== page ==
By regular guest blogger Monimbo
Once again the Daily Mail is the favoured news outlet for a government minister, and once again it fails to check if he’s actually right. This time the story is about 6,000 council tenants who allegedly earn more than £100,000 per year, and how Mr Shapps wants to make sure they either leave their homes or pay a market rent, because they are costing the taxpayer more than £100 million. Poor Frank Dobson is rolled out once more as the prime example.
Let’s take a look at some of the facts. First, the article says that not only do 6,000 council tenants earn more than £100k but that 720,000 earn more than the national average wage. What we know is that 18,000 council tenants were identified as earning more than £50k annually in the English Housing Survey, so it’s perfectly possible that Grant Shapps has got his staff to break these figures down further and has found that one third of this group earn over £100k. Let’s give him the benefit of the doubt. What is implausible is that 720,000 households earn above the average wage: the true figure of council tenants earning more than £20k annually is 405,000, and earning more than £30k is much smaller at 154,000. The Mail is confusing council tenants with all social tenants.
Now it’s important to remember that citing these figures does not mean that anyone knows where these 6,000 high earners actually are. The figures are based on sample surveys, grossed up to apply to all English households. Apart from a few celebrity cases like Frank, neither Mr Shapps or anyone else could identify the culprits.
Mr Shapps wants to introduce an upper income level above which tenants will have to pay full market rents. But the obstacles he faces are formidable: first, it needs legislation with some careful wording, then it needs a way of rewriting existing tenancy agreements to change the tenancy terms of households who have probably enjoyed them for many years, and then it needs to impose a means test on people who almost certainly have never had to reveal their incomes to the council (e.g. to claim housing benefit).
Finally, given that rent-setting is and for many years has been a power that rests with councils and not with government, he needs a way of telling Camden council to raise Frank’s rent. The irony, of course, is that he’s floating these plans at the very time when he’s giving councils even more freedom over their council housing finances.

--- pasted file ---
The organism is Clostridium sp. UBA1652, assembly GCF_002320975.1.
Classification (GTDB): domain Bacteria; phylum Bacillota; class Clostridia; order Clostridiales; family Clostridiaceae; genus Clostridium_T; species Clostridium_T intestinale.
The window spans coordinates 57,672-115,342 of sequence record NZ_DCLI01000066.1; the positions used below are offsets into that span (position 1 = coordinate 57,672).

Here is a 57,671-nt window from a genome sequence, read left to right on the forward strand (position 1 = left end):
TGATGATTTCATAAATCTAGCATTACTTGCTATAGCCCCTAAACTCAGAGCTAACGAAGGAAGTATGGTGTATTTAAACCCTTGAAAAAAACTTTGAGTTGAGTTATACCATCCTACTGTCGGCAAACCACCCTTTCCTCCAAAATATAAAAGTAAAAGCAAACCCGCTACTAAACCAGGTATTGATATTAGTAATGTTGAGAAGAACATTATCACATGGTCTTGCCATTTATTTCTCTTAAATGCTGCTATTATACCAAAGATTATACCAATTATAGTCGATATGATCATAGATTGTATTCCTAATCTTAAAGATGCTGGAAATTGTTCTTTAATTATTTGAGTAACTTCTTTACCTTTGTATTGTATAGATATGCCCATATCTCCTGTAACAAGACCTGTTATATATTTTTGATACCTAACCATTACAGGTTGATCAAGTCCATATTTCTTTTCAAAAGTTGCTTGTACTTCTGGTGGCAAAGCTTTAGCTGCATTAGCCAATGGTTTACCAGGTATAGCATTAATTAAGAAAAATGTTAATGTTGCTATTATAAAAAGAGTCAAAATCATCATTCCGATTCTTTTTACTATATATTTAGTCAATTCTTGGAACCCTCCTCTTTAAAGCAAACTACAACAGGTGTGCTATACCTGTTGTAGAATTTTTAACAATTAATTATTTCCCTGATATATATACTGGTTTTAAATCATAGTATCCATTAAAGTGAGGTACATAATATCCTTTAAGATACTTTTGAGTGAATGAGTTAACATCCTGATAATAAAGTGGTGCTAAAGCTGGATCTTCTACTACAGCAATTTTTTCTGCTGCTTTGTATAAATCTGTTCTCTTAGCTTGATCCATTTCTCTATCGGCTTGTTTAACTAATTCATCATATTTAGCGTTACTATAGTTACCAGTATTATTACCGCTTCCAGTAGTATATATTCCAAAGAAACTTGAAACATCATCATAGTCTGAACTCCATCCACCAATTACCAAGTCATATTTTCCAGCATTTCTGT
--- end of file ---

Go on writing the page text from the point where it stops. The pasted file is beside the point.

The other part of the Mail’s story is, of course, that it’s the taxpayer who is subsidising these high earning tenants, and who will therefore get the benefit if they pay their full whack. Wrong on both counts. It might suit Mr Shapps in peddling the story to the Mail to woo their tax-paying readers, but as he well knows they don’t subsidise council housing. If high earners pay more, it’s councils and other tenants who will benefit. If high earners move out, which is what he and the Mail seem to want, there will be no savings at all, simply a new tenant paying the same rent. Of course it would free up a council house, but that isn’t a direct saving to the taxpayer.
There is sufficient confusion in the financial aspects of this story that I haven’t even touched on the arguments for having a number of better-off people in council housing, and I’m sure Red Brick readers are well aware of the case that can be made. The next time the Daily Mail links council estates with the riots or the chronically work-shy, it might pause to ask what the opposite might be. Having a few more people living in those estates who have good jobs and earn above the average wage, perhaps?
By regular guest blogger Monimbo